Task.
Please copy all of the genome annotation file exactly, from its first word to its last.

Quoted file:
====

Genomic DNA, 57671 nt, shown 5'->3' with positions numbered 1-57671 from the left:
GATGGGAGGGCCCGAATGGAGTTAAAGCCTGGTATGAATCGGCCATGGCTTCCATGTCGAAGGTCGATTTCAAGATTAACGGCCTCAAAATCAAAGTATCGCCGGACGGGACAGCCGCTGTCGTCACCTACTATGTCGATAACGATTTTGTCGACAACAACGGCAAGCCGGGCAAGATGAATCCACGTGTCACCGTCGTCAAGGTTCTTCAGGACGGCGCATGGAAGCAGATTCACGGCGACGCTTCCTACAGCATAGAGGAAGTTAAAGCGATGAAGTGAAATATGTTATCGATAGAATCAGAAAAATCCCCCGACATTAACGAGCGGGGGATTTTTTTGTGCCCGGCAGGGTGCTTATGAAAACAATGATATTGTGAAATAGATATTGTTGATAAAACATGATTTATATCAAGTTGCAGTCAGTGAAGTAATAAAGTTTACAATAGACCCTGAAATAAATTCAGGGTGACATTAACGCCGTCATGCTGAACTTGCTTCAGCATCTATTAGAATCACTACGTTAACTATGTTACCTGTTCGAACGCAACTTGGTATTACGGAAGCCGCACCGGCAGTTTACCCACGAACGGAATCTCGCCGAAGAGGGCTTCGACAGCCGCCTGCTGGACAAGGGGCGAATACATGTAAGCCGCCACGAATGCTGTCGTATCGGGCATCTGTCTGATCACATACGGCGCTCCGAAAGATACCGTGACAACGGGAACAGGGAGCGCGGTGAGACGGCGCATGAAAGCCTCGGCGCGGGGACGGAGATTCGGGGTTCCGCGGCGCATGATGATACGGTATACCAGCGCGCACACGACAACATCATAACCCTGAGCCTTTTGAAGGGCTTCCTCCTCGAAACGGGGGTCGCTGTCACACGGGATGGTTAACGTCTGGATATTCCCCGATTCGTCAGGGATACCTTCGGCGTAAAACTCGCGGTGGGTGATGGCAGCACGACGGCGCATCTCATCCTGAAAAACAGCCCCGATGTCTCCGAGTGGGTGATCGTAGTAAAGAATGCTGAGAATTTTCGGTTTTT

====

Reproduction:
Genomic DNA, 57671 nt, shown 5'->3' with positions numbered 1-57671 from the left:
GATGGGAGGGCCCGAATGGAGTTAAAGCCTGGTATGAATCGGCCATGGCTTCCATGTCGAAGGTCGATTTCAAGATTAACGGCCTCAAAATCAAAGTATCGCCGGACGGGACAGCCGCTGTCGTCACCTACTATGTCGATAACGATTTTGTCGACAACAACGGCAAGCCGGGCAAGATGAATCCACGTGTCACCGTCGTCAAGGTTCTTCAGGACGGCGCATGGAAGCAGATTCACGGCGACGCTTCCTACAGCATAGAGGAAGTTAAAGCGATGAAGTGAAATATGTTATCGATAGAATCAGAAAAATCCCCCGACATTAACGAGCGGGGGATTTTTTTGTGCCCGGCAGGGTGCTTATGAAAACAATGATATTGTGAAATAGATATTGTTGATAAAACATGATTTATATCAAGTTGCAGTCAGTGAAGTAATAAAGTTTACAATAGACCCTGAAATAAATTCAGGGTGACATTAACGCCGTCATGCTGAACTTGCTTCAGCATCTATTAGAATCACTACGTTAACTATGTTACCTGTTCGAACGCAACTTGGTATTACGGAAGCCGCACCGGCAGTTTACCCACGAACGGAATCTCGCCGAAGAGGGCTTCGACAGCCGCCTGCTGGACAAGGGGCGAATACATGTAAGCCGCCACGAATGCTGTCGTATCGGGCATCTGTCTGATCACATACGGCGCTCCGAAAGATACCGTGACAACGGGAACAGGGAGCGCGGTGAGACGGCGCATGAAAGCCTCGGCGCGGGGACGGAGATTCGGGGTTCCGCGGCGCATGATGATACGGTATACCAGCGCGCACACGACAACATCATAACCCTGAGCCTTTTGAAGGGCTTCCTCCTCGAAACGGGGGTCGCTGTCACACGGGATGGTTAACGTCTGGATATTCCCCGATTCGTCAGGGATACCTTCGGCGTAAAACTCGCGGTGGGTGATGGCAGCACGACGGCGCATCTCATCCTGAAAAACAGCCCCGATGTCTCCGAGTGGGTGATCGTAGTAAAGAATGCTGAGAATTTTCGGTTTTT